A Dispatch from Dhaka
I’m in Dhaka, Bangladesh, for just the second time, almost exactly one year after my first visit, but things are eerily different. The drive from Dhaka International—which, in contrast, has stubbornly resisted the slightest evolution—is idyllic, which in Dhaka, the world’s most densely populated city, suggests the post-apocalyptic. The main thoroughfare leading into the city from the airport is almost deserted. A CNG—the ubiquitous three-wheeled motorcycle taxi converted to run on compressed natural gas—driver clutches his wheel with a death grip, cigarette wilting between his index and middle fingers: he’s never been able to drive anywhere this fast. It’s the thin silver lining of Hartal, an eighty-four-hour strike called by opposition party Jamaat-e-Islami, a countrywide protest punctuated by violence against those who fail to observe its shutdown. Today is the third day of Hartal, and the newspaper headlines are about the arson of a public bus, which severely injured ten passengers.
I’ve returned for a second year to the Dhaka Hay Festival, the Bangladeshi chapter of the international festival of literature and culture that first took root in the small town of Hay-on-Wye, Wales. Last year’s visit led to the special feature on Bangladeshi writing in the May–June 2013 issue of World Literature Today. This year’s visiting writers and thinkers include Eliot Weinberger, Tariq Ali, Mario Bellatin, and Tishani Doshi, with over seventy-five panel discussions and readings.
Does it matter? Does literature mean anything when buses are being burned in political protest and food supplies are running out because workers are on strike? I want to think so. I’m supposed to believe—and most of the time I do—that our literary activities mean something to the wider world, beyond being worthwhile in and of themselves. But I’m prone to skepticism, and Dhaka’s Hartal makes me doubt the importance of the writerly life. Not the importance of writing, but of its hallowed halls and somber audiences, its remove from the everyday.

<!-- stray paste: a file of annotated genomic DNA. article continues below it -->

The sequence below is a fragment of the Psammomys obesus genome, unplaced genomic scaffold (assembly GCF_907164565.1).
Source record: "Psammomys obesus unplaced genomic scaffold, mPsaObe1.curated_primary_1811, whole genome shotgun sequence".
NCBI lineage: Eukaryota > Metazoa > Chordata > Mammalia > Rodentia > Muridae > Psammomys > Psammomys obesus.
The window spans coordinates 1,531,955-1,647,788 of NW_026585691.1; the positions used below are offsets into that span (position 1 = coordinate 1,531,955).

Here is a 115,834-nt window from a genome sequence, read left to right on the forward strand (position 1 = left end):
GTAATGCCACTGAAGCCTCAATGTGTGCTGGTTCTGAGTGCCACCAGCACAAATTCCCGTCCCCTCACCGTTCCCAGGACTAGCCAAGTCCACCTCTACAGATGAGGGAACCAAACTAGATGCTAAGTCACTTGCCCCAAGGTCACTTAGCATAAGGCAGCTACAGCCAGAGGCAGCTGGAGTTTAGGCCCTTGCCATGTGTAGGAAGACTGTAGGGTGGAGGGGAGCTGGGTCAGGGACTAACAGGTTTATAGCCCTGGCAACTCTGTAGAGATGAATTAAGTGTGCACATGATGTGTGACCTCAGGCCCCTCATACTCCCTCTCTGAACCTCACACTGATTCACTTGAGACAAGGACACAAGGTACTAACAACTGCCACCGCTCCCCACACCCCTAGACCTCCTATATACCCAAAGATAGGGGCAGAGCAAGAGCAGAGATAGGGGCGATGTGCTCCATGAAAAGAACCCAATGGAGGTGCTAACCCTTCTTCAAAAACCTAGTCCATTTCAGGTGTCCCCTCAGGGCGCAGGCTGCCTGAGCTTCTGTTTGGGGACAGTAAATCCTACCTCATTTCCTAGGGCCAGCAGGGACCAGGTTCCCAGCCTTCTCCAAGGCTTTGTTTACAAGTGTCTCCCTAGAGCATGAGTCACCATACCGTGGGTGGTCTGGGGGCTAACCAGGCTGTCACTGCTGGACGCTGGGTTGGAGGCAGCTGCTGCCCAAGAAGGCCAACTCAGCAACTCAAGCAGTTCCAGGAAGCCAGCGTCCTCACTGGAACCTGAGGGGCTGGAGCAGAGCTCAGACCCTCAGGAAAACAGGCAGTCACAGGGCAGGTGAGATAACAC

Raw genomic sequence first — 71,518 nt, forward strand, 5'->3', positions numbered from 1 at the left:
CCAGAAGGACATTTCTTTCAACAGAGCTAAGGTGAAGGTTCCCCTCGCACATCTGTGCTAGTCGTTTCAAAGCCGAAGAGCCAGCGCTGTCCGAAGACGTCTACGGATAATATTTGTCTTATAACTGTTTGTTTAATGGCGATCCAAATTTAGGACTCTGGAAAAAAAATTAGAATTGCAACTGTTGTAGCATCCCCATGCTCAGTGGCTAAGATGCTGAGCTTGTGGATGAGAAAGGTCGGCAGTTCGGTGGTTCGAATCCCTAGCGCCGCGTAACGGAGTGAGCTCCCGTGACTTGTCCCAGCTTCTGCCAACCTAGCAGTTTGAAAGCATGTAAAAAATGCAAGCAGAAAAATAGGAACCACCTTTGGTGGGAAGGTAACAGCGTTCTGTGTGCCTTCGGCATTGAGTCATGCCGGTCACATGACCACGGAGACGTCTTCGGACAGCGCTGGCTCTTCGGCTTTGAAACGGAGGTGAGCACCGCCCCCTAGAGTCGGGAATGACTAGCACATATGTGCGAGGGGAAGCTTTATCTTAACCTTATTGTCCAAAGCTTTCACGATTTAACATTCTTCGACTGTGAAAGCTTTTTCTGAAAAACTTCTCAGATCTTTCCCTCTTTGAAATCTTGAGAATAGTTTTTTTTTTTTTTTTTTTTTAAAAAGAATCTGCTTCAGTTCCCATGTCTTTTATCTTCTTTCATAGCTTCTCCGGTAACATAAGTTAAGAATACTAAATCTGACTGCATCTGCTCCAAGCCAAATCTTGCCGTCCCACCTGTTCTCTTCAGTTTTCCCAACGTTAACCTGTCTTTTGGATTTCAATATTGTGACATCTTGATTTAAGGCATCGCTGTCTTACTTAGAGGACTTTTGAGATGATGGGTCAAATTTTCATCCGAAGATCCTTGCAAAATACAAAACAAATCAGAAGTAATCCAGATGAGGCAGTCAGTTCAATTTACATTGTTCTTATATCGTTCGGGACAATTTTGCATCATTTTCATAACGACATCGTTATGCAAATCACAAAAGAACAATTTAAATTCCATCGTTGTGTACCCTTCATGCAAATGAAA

I haven’t given up. I really do believe that featuring readings in all twelve of Bangladesh’s languages, not just the majority Bangla, will encourage listeners to humanize and respect each tongue’s speakers, that inaugurating the Dhaka Translation Centre is an important moment for the coexistence and mutual celebration of the country’s languages and cultures, that Eliot Weinberger might share some secret wisdom gleaned from the literary gods, and that the launch of new collections by subcontinental women will continue rectifying the gender imbalance that our literary systems have engendered. I hope to be a small part of that small bettering of our world.
In that way, Hay Dhaka is an experiment in literature’s mattering, in its helping make sense of the world. It’s not happening in spite of Hartal but because of it. Literature and life, Hay and Hartal—there’s not one without the other, and to pretend so is disingenuous, delusional, and potentially dangerous.
So I’m here, speeding through the empty streets of Dhaka, past the prime minister’s residence and the army barracks, past Louis I. Kahn’s Jatiyo Sangsad Bhaban and a gym that offers special hours for women to exercise. Mario Bellatin wants to buy a crow. There’s a special breed available only in Bangladesh, he claims. Crows that aren’t bravo, he explains. Sweet crows, like kittens, not at all like the aggressive variety we know in the Americas. No clawing, no pecking, no stealing shiny things. Good pets. We discuss the feasibility of taking one back to Mexico. It’s absurd, exciting, complicated. Petty, especially once I've seen the photos on the cover of today’s Tribune.
We don’t understand Hartal. We can’t. But here we are, in Dhaka, to share in the Bangladeshi experience and to share our own experience as best we can. I think that’s what this literature thing is all about—I hope it is.
While visiting Dhaka for the Hay Festival, Shook also went for a walk through Dhanmondi with Mario Bellatin and Chris Heiser. He recorded this version of (“Over the green and yellow...”) based on Rabindranath Tagore's self-translation from the Bengali.